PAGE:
Lightening Strikes Again –The Storm of 1972

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Photo from the Carleton Place and Beckwith Heritage Museum

 

I posted this picture months ago wondering if it was the storm of 1976 or 1972 that downed this tree by the Willis House on Lake Ave West. Thanks to the collection of Wanda-Lee Morrison and the late Joan Kehoe I have found out.

 

The storm happened on my birthday, July 24, in 1972 and I would like to say now I had nothing to do with it. High winds and heavy rain caused widespread damage dropping power lines and uprooting trees. The storm of sudden intensity left Carleton Place residents without power for more than two hours with wind gusting more than 60 miles an hour toppling hydro poles. It also uprooted century old trees like the 100 foot Elm tree on High Street in the photo below. An estimated two inches of rain fell in less than 30 minutes.

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Photo from the collection of Wanda-Lee Morrison and the late Joan Kehoe– Ottawa Journal

The town’s largest industry Leigh Instruments Ltd. spent most of the afternoon in the darkness when its main power line sagged. The storm that began at 2 pm did have a fatality. A dog out for a stroll along Beckwith Street was electrocuted when struck by a hydro wire. Trees were blown down in the town’sparks with what Mayor Arnold Julian called the storm’s funnel.

Some have been quoted that God moves in a mysterious ways and he plants his footsteps in the sea, and rides upon the storm. Well, a religious gathering in Carleton Place’s Riverside Park was broken up that day in July when a 50-foot tent was ripped to shreds and blown away. No word if someone had made God angry that week in Lanark County, but the storm had actually been predicted to hit Ottawa and somehow that sucker just went south and hit Carleton Place.

 

historicalnotes

Whatcha’ Talkin Bout Willis? — This Old House in Carleton Place

The Day The Wizard of Oz Came to Carleton Place

Storms of Carleton Place- Which One?

To All the Snowmageddons I Have Loved Before

About lindaseccaspina

Linda Knight Seccaspina was born in Cowansville, Quebec about the same time as the wheel was invented and the first time she realized she could tell a tale was when she got caught passing her smutty stories around in Grade 7 at CHS by Mrs. Blinn. When Derek "Wheels" Wheeler from Degrassi Jr. High died in 2010, Linda wrote her own obituary. Some people said she should think about a career in writing obituaries. Before she laid her fingers to a keyboard, Linda owned the eclectic store Flash Cadilac and Savannah Devilles in Ottawa from 1976-1996. After writing for years about things that she cared about or pissed her off she finally found her calling. Is it sex drugs and rock n' roll you might ask? No, it is history. Seeing that her very first boyfriend in Grade 5 (who she won a Twist contest with in the 60s) is the head of the Brome Misissiquoi Historical Society and also specializes in local history back in Quebec, she finds that quite funny. She writes every single day and is also a columnist for Hometown News and Screamin's Mamas. She is a volunteer for the Carleton Place and Beckwith Heritage Museum, an admin for the Lanark County Genealogical Society Facebook page, and a local guest speaker. She has been now labelled an historian by the locals which in her mind is wrong. You see she will never be like the iconic local Lanark County historian Howard Morton Brown, nor like famed local writer Mary Cook. She proudly calls herself The National Enquirer Historical writer of Lanark County, and that she can live with. Linda has been called the most stubborn woman in Lanark County, and has requested her ashes to be distributed in any Casino parking lot as close to any Wheel of Fortune machine as you can get. But since she wrote her obituary, most people assume she's already dead. Linda has published six books, "Menopausal Woman From the Corn," "Cowansville High Misremembered," "Naked Yoga, Twinkies and Celebrities," "Cancer Calls Collect," "The Tilted Kilt-Vintage Whispers of Carleton Place," and "Flashbacks of Little Miss Flash Cadilac." All are available at Amazon in paperback and Kindle. Linda's books are for sale on Amazon or at Wisteria · 62 Bridge Street · Carleton Place, Ottawa, Canada, and at the Carleton Place and Beckwith Heritage Museum · 267 Edmund Street · Carleton Place, Ottawa, Canada--Appleton Museum-Mississippi Textile Mill and Mill Street Books and Heritage House Museum and The Artists Loft in Smith Falls.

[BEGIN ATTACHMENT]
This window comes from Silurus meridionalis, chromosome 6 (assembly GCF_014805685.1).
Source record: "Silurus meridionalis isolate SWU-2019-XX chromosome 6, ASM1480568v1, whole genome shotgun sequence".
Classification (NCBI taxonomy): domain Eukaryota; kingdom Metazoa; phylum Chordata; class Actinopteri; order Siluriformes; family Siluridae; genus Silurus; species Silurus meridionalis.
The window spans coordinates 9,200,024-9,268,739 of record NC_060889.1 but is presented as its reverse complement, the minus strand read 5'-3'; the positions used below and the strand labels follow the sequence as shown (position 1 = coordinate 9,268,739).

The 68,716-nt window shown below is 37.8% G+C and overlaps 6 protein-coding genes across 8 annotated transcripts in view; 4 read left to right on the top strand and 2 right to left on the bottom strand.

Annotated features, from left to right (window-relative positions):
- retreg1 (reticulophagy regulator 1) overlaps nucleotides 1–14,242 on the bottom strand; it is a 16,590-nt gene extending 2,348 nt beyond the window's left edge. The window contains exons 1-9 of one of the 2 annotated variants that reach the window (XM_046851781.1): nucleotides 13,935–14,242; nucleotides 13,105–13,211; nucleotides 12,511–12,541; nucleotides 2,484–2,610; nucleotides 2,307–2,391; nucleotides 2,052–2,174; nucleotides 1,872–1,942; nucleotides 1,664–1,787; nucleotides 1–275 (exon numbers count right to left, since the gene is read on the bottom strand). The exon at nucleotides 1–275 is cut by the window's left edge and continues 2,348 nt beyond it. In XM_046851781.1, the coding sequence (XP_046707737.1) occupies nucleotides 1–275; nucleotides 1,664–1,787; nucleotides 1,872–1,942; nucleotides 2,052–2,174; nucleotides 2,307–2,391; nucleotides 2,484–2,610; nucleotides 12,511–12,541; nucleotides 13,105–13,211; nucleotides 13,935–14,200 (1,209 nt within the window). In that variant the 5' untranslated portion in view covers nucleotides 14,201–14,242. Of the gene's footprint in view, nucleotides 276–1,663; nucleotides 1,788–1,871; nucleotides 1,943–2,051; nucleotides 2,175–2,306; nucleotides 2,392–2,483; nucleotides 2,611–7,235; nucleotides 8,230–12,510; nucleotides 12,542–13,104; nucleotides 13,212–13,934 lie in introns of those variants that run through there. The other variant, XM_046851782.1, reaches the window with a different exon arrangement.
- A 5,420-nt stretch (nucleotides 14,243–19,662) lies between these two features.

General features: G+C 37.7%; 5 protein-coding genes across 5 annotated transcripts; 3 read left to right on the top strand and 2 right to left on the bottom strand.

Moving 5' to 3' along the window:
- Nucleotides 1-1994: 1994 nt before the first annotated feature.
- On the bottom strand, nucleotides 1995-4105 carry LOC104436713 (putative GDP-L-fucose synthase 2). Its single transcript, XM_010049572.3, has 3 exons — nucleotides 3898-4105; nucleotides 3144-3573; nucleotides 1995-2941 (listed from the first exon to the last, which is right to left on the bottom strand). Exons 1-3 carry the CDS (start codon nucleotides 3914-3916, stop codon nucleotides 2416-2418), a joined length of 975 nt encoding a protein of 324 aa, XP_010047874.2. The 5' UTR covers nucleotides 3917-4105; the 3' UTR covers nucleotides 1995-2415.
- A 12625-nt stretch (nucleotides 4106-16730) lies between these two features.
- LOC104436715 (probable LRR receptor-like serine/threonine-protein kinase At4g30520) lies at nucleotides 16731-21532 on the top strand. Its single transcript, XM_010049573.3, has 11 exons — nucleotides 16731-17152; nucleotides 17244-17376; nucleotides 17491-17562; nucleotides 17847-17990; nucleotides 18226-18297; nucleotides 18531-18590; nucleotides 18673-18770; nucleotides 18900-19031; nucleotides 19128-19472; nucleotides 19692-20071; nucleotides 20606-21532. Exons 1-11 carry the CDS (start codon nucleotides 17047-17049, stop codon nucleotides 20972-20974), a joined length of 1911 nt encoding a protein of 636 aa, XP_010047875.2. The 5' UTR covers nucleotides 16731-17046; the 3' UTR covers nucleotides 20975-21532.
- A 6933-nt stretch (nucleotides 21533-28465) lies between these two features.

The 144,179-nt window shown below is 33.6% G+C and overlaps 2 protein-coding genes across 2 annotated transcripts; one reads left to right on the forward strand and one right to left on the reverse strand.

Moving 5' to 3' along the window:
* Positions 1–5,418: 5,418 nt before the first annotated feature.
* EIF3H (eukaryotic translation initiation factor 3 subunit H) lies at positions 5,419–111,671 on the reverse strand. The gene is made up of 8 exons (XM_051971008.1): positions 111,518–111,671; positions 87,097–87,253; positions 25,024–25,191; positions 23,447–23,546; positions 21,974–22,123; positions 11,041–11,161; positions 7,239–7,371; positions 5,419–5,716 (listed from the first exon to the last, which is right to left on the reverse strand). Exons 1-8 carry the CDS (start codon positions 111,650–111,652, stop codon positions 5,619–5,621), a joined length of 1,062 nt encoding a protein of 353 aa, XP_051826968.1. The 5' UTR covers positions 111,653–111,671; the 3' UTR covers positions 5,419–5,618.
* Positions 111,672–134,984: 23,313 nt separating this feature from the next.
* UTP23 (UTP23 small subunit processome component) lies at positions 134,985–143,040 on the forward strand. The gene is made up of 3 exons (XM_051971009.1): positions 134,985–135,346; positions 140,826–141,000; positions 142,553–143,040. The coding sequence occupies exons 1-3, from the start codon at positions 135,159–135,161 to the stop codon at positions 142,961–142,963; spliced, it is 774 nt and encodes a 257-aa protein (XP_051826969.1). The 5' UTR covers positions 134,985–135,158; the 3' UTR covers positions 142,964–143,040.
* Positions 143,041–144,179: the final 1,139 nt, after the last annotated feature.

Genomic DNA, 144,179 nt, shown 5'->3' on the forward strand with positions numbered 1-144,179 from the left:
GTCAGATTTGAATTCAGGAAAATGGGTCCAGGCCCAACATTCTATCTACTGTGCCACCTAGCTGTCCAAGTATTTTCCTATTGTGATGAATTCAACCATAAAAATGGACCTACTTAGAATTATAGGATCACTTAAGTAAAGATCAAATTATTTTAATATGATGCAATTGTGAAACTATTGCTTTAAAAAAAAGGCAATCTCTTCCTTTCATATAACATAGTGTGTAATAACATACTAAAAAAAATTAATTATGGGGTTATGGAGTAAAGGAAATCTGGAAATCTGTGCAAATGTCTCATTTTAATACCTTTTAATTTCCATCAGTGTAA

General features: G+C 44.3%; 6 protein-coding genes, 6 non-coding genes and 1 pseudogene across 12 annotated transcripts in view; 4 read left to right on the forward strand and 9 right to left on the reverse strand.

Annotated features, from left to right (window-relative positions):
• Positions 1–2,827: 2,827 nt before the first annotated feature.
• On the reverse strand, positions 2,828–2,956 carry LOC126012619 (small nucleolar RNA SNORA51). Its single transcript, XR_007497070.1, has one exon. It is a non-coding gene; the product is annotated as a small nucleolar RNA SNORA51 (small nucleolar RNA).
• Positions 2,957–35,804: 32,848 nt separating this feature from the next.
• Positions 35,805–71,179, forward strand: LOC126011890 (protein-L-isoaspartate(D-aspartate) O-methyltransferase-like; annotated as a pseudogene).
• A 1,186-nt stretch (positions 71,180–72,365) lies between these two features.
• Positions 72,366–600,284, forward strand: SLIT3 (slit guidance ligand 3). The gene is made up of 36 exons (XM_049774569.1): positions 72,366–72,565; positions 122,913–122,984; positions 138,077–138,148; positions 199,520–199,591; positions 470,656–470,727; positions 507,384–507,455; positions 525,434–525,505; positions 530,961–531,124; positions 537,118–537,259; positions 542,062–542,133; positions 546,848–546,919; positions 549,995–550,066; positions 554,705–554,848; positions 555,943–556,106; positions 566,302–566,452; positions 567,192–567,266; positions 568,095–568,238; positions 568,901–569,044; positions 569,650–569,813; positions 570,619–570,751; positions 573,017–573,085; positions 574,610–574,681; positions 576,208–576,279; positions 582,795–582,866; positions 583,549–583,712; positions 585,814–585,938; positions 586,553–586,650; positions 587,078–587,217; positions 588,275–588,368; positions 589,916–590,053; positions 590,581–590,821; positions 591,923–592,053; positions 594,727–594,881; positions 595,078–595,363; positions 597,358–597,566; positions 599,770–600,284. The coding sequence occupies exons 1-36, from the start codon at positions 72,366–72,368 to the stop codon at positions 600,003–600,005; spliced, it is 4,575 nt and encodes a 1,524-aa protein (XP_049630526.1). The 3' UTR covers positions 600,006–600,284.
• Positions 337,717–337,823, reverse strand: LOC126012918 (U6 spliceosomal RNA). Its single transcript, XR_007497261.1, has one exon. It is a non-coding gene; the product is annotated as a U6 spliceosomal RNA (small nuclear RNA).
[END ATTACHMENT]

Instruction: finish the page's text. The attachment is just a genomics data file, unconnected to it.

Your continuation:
2 responses »

  1. It was my second year teaching in town and I believe this storm took down a couple trees in Riverside Park or did severe damage. I think the weather specialists finally declared it a F1 tornado.

    Like

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